Trump fires Jeff Sessions, names Matthew Whitaker as interim attorney general


WASHINGTON – President Donald Trump fired Attorney General Jeff Sessions on Wednesday after a yearlong public shaming campaign that raised questions about whether the president improperly interfered with the Justice Department’s inquiry into Russian meddling in the 2016 election.

Trump, who requested Sessions’ resignation, named Matthew Whitaker to serve as interim attorney general. Whitaker was Sessions’ chief of staff and had been considered for a variety of jobs in the Trump administration, including the No. 2 post at Justice or as White House counsel.

“Since the day I was honored to be sworn in as attorney general of the United States, I came to work at the Department of Justice every day determined to do my duty and serve my country,” Sessions said in a seven-paragraph letter. “I have done so to the best of my ability to support the fundamental legal processes that are the foundation of justice.”

Deputy Attorney General Rod Rosenstein, who was overseeing special counsel Robert Mueller’s Russia investigation, was at the White House on Wednesday afternoon for a meeting.

The departure of Sessions, one of Trump’s most vocal and earliest supporters during the 2016 campaign, was expected for weeks.

Laser-focused on Sessions’ decision to recuse himself from the Russia investigation, Trump savaged him in interviews, tweets and news conferences as “beleaguered,” often expressing “disappointment” in his attorney general.

In September, Trump took his criticism to a new level when he disassociated Sessions from the administration, including the attorney general’s border enforcement efforts.

“I don’t have an attorney general. It’s very sad,” Trump said in an interview with Hill.TV.  “I’m not happy at the border, I’m not happy with numerous things, not just this.”

The broadsides became even more pointed in recent weeks, when Trump described Sessions as “disgraceful” for asking the Justice Department’s inspector general – not prosecutors – to review Republican allegations of surveillance abuses related to the monitoring of a former Trump campaign aide.

Sessions’ recusal in March 2017 for failing to disclose election-year meetings with Russian Ambassador Sergey Kislyak – and Trump’s dismissal of FBI Director James Comey in May 2017 – prompted the appointment of former FBI Director Robert Mueller as the Justice Department’s special counsel to direct the wide-ranging Russia inquiry.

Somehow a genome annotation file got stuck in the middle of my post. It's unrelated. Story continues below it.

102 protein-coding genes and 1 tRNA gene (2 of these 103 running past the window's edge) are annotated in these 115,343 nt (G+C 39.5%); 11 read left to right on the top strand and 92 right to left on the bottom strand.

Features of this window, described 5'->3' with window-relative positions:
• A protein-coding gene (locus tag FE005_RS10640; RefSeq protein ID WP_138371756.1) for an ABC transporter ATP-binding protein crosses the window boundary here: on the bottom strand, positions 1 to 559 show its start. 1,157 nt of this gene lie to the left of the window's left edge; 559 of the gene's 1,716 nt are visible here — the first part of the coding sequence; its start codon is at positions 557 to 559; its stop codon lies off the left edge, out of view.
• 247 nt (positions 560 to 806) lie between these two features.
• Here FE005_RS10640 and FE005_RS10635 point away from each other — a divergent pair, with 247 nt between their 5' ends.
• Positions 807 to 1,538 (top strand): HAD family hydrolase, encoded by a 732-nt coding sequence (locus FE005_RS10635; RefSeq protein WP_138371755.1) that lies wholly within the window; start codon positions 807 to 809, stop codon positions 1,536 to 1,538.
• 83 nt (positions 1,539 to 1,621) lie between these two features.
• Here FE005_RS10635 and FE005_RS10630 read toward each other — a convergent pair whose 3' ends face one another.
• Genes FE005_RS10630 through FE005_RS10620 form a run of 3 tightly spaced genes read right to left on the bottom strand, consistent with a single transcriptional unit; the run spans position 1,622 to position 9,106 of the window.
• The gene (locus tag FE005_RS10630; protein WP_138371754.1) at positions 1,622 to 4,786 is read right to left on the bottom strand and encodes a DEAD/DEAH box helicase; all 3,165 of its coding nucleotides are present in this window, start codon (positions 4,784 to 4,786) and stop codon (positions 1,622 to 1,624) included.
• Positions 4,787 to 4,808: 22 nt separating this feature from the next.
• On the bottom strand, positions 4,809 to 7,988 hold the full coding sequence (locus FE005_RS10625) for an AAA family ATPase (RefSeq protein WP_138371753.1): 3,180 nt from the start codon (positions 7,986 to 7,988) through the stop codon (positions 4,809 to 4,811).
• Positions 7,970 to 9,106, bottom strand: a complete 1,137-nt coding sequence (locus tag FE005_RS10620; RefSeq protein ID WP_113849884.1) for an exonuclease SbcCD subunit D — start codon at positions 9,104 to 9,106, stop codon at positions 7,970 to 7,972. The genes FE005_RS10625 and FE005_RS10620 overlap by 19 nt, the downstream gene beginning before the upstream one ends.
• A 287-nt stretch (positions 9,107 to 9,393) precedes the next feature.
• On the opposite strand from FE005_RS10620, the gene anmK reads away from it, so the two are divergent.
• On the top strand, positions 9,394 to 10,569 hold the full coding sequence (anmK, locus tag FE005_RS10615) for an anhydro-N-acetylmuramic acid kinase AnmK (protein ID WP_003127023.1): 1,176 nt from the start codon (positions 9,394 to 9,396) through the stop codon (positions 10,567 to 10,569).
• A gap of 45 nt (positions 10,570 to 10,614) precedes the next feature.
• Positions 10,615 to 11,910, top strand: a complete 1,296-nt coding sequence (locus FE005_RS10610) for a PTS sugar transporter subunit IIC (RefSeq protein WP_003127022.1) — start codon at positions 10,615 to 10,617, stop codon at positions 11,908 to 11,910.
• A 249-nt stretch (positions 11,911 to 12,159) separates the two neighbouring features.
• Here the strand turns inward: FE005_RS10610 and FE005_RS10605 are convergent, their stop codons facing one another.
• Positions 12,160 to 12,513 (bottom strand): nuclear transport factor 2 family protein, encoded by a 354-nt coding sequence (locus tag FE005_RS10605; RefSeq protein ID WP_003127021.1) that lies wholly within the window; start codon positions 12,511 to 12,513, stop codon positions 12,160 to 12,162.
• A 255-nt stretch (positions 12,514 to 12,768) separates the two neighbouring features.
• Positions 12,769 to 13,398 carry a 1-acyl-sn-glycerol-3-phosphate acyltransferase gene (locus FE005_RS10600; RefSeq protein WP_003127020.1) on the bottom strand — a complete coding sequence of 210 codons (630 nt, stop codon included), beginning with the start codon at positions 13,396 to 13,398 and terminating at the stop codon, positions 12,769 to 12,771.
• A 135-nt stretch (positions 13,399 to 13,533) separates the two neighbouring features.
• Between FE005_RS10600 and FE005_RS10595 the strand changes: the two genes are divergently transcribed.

Mueller’s appointment and the inquiry’s expansion to include a deep examination of the Trump family’s finances and possible obstruction of justice stoked the president’s attacks on the attorney general.

Trump’s regular stream of Twitter attacks against his own Justice Department and attorney general triggered public concern that the president was trying to wrest greater control of the Russia investigation.

With Sessions out, Trump could appoint an attorney general without Russia conflicts, allowing for a possible takeover of the investigation he calls a “witch hunt.”

“I think you have to ask the question of who benefits from Sessions’ removal,” said Jimmy Gurule, who was an assistant attorney general under President George H.W. Bush. “And the answer is President Trump.”

Former Attorney General Michael Mukasey, who served under President George W. Bush, credited Sessions with “maintaining unusual equanimity and dignity under fire” while dutifully carrying out Trump’s agenda on a range of issues, including immigration and violent crime enforcement.

“He’s done all this under enormous pressure, and we know what that is,” Mukasey told USA TODAY, referring to unrelenting criticism from the president. “I can’t imagine how he’s been able to do this.”

Mukasey, a Sessions confidant whose portrait hangs in the attorney general’s fifth-floor conference room, characterized the atmosphere created by Trump’s public attacks as akin to a “psycho-drama.”

Rather than walk away in the face of Trump’s attacks, Mukasey said, Sessions remained at the helm of the sprawling agency “for the welfare of the department.”

“For him to have done that is incredible,” Mukasey said.

In July 2017, Trump told The New York Times he would never have appointed the former Alabama senator had he known Sessions would disqualify himself from overseeing the Russia investigation.

He repeated the line in a Rose Garden news conference the following week. “If he was going to recuse himself, he should have told me prior to taking office, and I would have, quite simply, picked somebody else,” Trump said. “So I think that’s a bad thing, not for the president but for the presidency.”

The president called his own attorney general “beleaguered,” slammed him for failing to investigate former political opponent Hillary Clinton and questioned the significance of his early loyalty during the campaign.